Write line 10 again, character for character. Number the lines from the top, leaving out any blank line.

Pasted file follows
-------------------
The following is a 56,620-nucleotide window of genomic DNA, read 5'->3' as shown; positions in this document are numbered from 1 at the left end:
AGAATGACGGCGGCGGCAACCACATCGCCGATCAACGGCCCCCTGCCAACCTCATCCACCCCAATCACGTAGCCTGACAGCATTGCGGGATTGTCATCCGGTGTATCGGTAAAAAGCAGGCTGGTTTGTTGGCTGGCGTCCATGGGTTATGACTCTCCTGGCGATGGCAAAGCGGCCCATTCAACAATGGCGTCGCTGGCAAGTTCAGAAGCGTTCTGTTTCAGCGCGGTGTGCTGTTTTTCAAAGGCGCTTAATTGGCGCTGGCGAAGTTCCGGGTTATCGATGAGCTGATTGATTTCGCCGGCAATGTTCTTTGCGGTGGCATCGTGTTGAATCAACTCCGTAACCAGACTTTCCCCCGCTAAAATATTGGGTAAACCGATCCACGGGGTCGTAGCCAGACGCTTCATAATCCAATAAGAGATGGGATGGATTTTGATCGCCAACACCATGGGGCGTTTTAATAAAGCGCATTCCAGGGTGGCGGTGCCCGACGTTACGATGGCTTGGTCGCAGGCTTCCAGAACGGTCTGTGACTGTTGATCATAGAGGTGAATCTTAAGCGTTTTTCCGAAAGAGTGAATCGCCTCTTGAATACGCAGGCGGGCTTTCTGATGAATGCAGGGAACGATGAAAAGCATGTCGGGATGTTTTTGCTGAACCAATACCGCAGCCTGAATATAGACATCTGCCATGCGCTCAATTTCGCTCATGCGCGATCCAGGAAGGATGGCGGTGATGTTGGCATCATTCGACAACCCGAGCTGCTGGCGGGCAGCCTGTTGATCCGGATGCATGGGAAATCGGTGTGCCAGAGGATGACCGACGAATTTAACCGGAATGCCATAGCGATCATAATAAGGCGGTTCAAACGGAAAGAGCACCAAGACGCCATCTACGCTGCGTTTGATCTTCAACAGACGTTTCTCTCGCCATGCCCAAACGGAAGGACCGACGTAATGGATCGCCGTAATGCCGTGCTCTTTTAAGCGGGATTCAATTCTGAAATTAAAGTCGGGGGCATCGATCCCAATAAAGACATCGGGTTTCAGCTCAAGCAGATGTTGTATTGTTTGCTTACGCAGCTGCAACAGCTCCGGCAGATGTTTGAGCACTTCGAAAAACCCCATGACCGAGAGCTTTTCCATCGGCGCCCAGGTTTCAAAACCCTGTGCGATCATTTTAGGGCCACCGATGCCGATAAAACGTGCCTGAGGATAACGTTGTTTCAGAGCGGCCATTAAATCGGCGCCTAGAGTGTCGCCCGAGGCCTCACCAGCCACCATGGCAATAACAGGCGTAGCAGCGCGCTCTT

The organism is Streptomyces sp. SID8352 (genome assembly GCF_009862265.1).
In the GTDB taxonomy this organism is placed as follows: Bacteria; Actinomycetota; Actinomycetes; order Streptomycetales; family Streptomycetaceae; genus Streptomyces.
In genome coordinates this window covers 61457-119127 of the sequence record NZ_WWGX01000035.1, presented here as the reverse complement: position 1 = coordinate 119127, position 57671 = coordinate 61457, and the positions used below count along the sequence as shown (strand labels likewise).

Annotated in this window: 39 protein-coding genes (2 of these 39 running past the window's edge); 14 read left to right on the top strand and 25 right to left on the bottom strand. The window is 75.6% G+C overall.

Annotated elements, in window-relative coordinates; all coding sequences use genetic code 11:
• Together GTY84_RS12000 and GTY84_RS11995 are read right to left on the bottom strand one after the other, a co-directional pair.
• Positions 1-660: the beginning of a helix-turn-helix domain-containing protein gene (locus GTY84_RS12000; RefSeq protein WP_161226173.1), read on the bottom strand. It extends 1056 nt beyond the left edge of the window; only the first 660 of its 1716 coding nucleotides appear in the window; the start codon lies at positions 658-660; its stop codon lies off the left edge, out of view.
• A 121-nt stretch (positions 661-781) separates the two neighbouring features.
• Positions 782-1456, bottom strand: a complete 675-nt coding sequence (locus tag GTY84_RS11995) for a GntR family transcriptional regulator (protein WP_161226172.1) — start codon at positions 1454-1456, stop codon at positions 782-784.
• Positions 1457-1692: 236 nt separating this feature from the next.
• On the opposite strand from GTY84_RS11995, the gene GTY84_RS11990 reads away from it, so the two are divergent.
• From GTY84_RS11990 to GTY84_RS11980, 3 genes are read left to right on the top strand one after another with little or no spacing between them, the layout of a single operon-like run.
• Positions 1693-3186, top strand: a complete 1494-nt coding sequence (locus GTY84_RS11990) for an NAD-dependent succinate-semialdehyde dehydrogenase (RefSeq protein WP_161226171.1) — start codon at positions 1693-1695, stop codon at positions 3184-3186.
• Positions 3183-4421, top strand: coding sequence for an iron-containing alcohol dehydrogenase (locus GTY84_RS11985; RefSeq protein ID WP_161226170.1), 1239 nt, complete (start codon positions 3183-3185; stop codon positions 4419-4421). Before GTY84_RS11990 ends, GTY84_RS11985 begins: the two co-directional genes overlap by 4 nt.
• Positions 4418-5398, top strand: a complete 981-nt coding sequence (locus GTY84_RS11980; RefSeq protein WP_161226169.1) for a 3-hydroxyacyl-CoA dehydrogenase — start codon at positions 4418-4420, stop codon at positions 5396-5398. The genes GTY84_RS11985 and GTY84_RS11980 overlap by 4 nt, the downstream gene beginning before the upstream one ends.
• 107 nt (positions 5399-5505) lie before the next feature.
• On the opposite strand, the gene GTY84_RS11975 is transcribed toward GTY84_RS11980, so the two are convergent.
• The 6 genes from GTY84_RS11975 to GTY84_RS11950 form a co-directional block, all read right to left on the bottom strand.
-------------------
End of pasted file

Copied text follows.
• A 121-nt stretch (positions 661-781) separates the two neighbouring features.